One of the defining deficiencies of LP playback compared with tape is the LP’s reduction in power and solidity in the bass and power range. Tape just sounds more forceful in dynamics, weight, and textural density, making LPs by contrast sound a little anemic and threadbare. This statement may sound odd—we’ve all heard LPs with tremendous bass weight and power. But it’s fundamentally different from the way tape conveys a physical power and forcefulness to the music, particularly in the power range, that seems to bypass the higher thought processes and aims squarely at the visceral whole-body experience. The Transcendence has this tape-like weight, body, impact, solidity, and textural density that is thrilling on a primal level.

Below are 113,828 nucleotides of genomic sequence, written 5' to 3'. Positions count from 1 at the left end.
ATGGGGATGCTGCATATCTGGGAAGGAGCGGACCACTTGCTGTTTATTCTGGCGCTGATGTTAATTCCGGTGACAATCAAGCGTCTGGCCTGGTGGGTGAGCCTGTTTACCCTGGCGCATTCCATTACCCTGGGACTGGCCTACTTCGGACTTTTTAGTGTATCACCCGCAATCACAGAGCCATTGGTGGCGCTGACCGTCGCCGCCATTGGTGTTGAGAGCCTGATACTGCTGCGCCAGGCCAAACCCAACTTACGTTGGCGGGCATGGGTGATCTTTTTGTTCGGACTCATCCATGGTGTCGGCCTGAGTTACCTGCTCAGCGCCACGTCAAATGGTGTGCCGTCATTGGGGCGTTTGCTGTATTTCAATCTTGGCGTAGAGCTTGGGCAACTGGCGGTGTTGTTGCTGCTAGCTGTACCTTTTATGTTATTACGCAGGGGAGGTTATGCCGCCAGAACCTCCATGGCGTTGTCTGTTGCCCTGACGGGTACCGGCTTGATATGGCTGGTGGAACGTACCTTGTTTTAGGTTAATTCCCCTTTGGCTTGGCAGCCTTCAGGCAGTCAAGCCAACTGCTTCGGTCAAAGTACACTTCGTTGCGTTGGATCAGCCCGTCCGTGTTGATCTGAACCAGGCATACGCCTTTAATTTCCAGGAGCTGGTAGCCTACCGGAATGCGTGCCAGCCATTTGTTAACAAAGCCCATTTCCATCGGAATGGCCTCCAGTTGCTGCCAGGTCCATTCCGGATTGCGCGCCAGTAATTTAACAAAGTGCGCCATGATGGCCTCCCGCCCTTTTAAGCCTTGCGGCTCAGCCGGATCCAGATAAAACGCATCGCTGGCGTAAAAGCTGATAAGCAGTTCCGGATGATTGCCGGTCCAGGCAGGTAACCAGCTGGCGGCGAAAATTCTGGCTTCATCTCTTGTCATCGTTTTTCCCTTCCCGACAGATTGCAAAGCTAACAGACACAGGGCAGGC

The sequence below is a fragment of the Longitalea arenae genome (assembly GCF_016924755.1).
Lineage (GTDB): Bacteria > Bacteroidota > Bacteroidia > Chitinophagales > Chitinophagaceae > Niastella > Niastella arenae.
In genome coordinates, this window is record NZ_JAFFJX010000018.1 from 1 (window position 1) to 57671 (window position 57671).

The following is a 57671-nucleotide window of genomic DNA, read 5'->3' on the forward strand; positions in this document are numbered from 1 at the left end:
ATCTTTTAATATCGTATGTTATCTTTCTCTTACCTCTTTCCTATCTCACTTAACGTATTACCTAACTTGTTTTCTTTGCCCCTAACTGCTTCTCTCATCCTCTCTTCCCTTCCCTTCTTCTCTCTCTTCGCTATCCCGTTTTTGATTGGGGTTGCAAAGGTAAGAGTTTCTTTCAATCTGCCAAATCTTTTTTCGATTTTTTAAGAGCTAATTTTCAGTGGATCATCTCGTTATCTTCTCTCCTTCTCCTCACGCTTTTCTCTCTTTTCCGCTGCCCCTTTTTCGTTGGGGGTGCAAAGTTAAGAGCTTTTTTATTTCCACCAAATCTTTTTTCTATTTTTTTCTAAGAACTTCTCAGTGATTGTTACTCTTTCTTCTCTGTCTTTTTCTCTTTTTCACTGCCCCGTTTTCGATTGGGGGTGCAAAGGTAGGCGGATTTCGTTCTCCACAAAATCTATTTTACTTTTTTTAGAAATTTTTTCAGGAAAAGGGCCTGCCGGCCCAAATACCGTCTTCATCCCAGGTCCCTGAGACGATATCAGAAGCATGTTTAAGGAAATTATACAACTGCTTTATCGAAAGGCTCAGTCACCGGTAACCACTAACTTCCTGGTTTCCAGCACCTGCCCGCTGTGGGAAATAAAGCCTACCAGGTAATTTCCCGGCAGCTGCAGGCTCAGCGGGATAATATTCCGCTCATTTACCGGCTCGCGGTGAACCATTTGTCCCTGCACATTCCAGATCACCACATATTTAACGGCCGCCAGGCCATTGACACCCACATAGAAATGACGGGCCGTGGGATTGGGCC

I’ll share with you a little anecdote that is congruent with this observation. At the Newport show several years ago, a reserved German speaker designer, who holds a doctorate in physics, was in his exhibit room that he shared with, among others, United Home Audio, a company that modifies open-reel tape machines. United Home Audio’s Greg Beron put on a tape of The Doors’ L.A. Woman and this staid engineer instantly became like an animal unleashed. His spontaneous physical reaction to hearing this familiar album on tape, without the limitations of the LP format, was priceless. He was dancing and air-drumming at the back of the room. I’ve never seen such uninhibited and unabashed exaltation from anyone at a hi-fi show.